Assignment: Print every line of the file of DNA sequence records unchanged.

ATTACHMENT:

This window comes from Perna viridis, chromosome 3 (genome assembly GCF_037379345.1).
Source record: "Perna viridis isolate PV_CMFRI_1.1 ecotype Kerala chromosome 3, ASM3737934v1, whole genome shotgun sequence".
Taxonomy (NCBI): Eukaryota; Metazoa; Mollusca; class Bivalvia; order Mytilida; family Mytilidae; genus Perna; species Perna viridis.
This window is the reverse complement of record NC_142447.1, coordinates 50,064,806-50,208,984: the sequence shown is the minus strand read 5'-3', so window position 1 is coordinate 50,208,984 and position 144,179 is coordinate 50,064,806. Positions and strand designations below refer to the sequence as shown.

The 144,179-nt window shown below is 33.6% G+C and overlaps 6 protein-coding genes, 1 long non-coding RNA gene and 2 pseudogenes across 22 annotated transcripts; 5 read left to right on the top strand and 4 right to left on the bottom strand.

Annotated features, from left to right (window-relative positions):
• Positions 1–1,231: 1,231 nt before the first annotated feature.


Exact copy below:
This window comes from Perna viridis, chromosome 3 (genome assembly GCF_037379345.1).
Source record: "Perna viridis isolate PV_CMFRI_1.1 ecotype Kerala chromosome 3, ASM3737934v1, whole genome shotgun sequence".
Taxonomy (NCBI): Eukaryota; Metazoa; Mollusca; class Bivalvia; order Mytilida; family Mytilidae; genus Perna; species Perna viridis.
This window is the reverse complement of record NC_142447.1, coordinates 50,064,806-50,208,984: the sequence shown is the minus strand read 5'-3', so window position 1 is coordinate 50,208,984 and position 144,179 is coordinate 50,064,806. Positions and strand designations below refer to the sequence as shown.

The 144,179-nt window shown below is 33.6% G+C and overlaps 6 protein-coding genes, 1 long non-coding RNA gene and 2 pseudogenes across 22 annotated transcripts; 5 read left to right on the top strand and 4 right to left on the bottom strand.

Annotated features, from left to right (window-relative positions):
• Positions 1–1,231: 1,231 nt before the first annotated feature.